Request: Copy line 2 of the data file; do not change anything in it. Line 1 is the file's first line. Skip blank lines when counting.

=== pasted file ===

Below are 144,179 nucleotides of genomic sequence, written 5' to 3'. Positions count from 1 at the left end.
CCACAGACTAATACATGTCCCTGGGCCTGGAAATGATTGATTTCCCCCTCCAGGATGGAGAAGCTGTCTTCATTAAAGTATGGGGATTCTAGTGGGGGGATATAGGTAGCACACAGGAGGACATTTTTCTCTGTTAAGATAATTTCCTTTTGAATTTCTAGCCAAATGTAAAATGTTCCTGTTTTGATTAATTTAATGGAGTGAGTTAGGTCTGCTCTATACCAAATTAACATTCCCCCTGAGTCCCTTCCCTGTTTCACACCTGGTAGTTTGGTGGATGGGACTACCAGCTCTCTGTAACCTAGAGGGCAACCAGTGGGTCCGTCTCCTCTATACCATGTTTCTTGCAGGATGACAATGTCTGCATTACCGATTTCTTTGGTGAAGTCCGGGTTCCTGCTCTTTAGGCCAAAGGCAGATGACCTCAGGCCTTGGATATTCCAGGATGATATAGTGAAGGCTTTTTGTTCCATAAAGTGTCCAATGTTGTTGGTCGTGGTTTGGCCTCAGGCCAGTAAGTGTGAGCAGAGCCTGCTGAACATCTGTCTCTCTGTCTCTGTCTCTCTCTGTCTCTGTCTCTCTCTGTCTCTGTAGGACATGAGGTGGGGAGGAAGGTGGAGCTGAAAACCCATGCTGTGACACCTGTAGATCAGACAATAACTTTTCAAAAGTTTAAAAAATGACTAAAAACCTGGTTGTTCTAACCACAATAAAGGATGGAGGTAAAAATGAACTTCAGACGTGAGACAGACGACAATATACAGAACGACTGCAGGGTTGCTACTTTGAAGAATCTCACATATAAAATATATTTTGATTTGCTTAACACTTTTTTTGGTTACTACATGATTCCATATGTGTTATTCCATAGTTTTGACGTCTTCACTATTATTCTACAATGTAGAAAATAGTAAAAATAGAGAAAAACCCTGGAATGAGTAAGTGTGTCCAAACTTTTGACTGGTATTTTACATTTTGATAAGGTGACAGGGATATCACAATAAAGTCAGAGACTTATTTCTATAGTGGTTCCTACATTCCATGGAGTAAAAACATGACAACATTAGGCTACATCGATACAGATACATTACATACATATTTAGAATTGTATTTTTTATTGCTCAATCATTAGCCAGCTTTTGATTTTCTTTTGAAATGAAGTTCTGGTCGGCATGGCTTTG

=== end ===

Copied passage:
CCACAGACTAATACATGTCCCTGGGCCTGGAAATGATTGATTTCCCCCTCCAGGATGGAGAAGCTGTCTTCATTAAAGTATGGGGATTCTAGTGGGGGGATATAGGTAGCACACAGGAGGACATTTTTCTCTGTTAAGATAATTTCCTTTTGAATTTCTAGCCAAATGTAAAATGTTCCTGTTTTGATTAATTTAATGGAGTGAGTTAGGTCTGCTCTATACCAAATTAACATTCCCCCTGAGTCCCTTCCCTGTTTCACACCTGGTAGTTTGGTGGATGGGACTACCAGCTCTCTGTAACCTAGAGGGCAACCAGTGGGTCCGTCTCCTCTATACCATGTTTCTTGCAGGATGACAATGTCTGCATTACCGATTTCTTTGGTGAAGTCCGGGTTCCTGCTCTTTAGGCCAAAGGCAGATGACCTCAGGCCTTGGATATTCCAGGATGATATAGTGAAGGCTTTTTGTTCCATAAAGTGTCCAATGTTGTTGGTCGTGGTTTGGCCTCAGGCCAGTAAGTGTGAGCAGAGCCTGCTGAACATCTGTCTCTCTGTCTCTGTCTCTCTCTGTCTCTGTCTCTCTCTGTCTCTGTAGGACATGAGGTGGGGAGGAAGGTGGAGCTGAAAACCCATGCTGTGACACCTGTAGATCAGACAATAACTTTTCAAAAGTTTAAAAAATGACTAAAAACCTGGTTGTTCTAACCACAATAAAGGATGGAGGTAAAAATGAACTTCAGACGTGAGACAGACGACAATATACAGAACGACTGCAGGGTTGCTACTTTGAAGAATCTCACATATAAAATATATTTTGATTTGCTTAACACTTTTTTTGGTTACTACATGATTCCATATGTGTTATTCCATAGTTTTGACGTCTTCACTATTATTCTACAATGTAGAAAATAGTAAAAATAGAGAAAAACCCTGGAATGAGTAAGTGTGTCCAAACTTTTGACTGGTATTTTACATTTTGATAAGGTGACAGGGATATCACAATAAAGTCAGAGACTTATTTCTATAGTGGTTCCTACATTCCATGGAGTAAAAACATGACAACATTAGGCTACATCGATACAGATACATTACATACATATTTAGAATTGTATTTTTTATTGCTCAATCATTAGCCAGCTTTTGATTTTCTTTTGAAATGAAGTTCTGGTCGGCATGGCTTTG